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I performed classification analysis as using the glm(). The dependent variable has a value of 0 and 1, and the probability is measured using the predict function as follows.

glm.prob<-predict(A, newdata=test, type="response")
glm.prob

 4         11         15         17         22         23         30         31         35         36         42         50 
0.83793310 0.51753857 0.54858443 0.76921368 0.82107932 0.07838337 0.83934274 0.84484728 0.61028261 0.74274305 0.84628820 0.88751409 

If it exceeds 0.5, it is 1, and if it is less than 0.5, it is considered as 0. But I have a question. Why is the standard 0.5? 0.7 or 0.3 etc .. Can not other values?

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    $\begingroup$ Logistic regression is not a classification technique, it's a prediction technique. Specifically, the probability of being a "1" in terms of your dependent variable. Making a classification from this by using a cutpoint such as 0.5 ultimately decides your categories and it can be any point you wish. $\endgroup$ – prince_of_pears Jun 23 '17 at 2:09
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    $\begingroup$ Could you elaborate on the difference between your use of classification vs. prediction? It seems like people generally use classification whenever there is a categorical/qualitative/dichotomous/nominal dependent/response/output variable $\endgroup$ – Mark White Jun 23 '17 at 2:42
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    $\begingroup$ @Mark Can you elaborate on where your sense of "seems like" arises? Perhaps you're mostly reading literature which ignores what logistic regression is actually about (certainly some of the machine learning literature actively misrepresents it). prince_of_pears statement is correct; logistic regression is explicitly a model for a probability, not classification. It can be used to obtain a classification, but that's something imposed on top of logistic regression by adding a classification rule to it, it's not actually part of logistic regression itself. $\endgroup$ – Glen_b Jun 24 '17 at 5:15
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    $\begingroup$ @Glen_b I see. But naive Bayes and random forest can output probabilities too, right? Are those just for probability, too, with classification of on top of it? How do we know what is "imposed on top of" versus actually part of the algorithm? $\endgroup$ – Mark White Jun 24 '17 at 5:43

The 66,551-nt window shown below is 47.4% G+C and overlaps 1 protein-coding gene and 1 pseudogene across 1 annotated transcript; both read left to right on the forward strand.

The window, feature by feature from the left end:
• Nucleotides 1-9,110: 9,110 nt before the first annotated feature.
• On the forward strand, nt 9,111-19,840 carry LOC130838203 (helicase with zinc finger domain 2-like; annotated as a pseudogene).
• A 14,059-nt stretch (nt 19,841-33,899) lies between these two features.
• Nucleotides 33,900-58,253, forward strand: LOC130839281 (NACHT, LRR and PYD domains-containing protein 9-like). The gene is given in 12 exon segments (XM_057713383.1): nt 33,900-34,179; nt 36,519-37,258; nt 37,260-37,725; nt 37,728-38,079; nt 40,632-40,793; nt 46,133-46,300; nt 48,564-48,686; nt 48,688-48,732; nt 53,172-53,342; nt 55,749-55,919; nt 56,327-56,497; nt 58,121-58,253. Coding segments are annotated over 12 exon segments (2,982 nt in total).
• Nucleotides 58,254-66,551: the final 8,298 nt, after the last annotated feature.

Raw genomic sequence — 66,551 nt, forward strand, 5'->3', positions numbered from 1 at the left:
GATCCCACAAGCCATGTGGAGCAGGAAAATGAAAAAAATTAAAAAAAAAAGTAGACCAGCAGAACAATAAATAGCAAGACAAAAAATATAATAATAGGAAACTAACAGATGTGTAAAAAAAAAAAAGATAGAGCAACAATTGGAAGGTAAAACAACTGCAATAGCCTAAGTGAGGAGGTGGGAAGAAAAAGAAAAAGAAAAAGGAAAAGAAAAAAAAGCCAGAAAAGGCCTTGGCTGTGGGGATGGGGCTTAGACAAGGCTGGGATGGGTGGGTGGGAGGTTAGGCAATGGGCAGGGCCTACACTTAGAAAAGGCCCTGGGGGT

• $\begingroup$ Note that I referred to a model, rather than an algorithm (an algorithm is simply the steps you use to achieve something, not the thing you're trying to estimate by using the algorithm). As I said logistic regression is a model for a probability -- specifically the probability parameter in a model for a count proportion, though it's not the only one; probit regression is another, for example. To answer the same question in relation to other models, you must consider what it is they are modelling (what quantity do they estimate?). $\endgroup$ – Glen_b Jun 24 '17 at 7:34
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The cutoff 0.5 is not a standard, and if it is communicated as such, you should have some suspicion about any other information you recieve from the same source.

It is the job of the regression only to estimate the predicted conditional probabilities

$$ P(y = 1 \mid X) $$

Assigning hard class assignments is another layer of decision making above and beyond estimating the probabilities. It should not be done unless there is a pressing need, and if there is a need, it should be done in accordance of that need. One way to do this is to threshold the predicted probabilities, but the threshold chosen should be in service of some objective.

There should not be any need for a standard threshold, or a rule of thumb. If you find yourself in need of one, it's better to think more carefully about whether you really need hard classification, or about what objective you are attempting to accomplish with the hard classification.

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Typically, unless you make changes, it will create the cutoff at whatever the average response rate of the training data is. If your training data has 13.5% y=1, then it will classify anything where predicted probability >0.135 as a 1.

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    $\begingroup$ This is wrong, logistic regression does not create any cutoff at all. $\endgroup$ – Matthew Drury Jun 23 '17 at 2:34
  • $\begingroup$ @MatthewDrury I was merely describing your 2nd paragraph. The way I described it is exactly how it does that out-of-the-box. I don't know why you disagree. $\endgroup$ – Josh Jun 26 '17 at 23:05
  • $\begingroup$ It doesn't do that out of the box. Logistic regression doesn't do anything with a threshold or hard classification out of the box. $\endgroup$ – Matthew Drury Jun 26 '17 at 23:22

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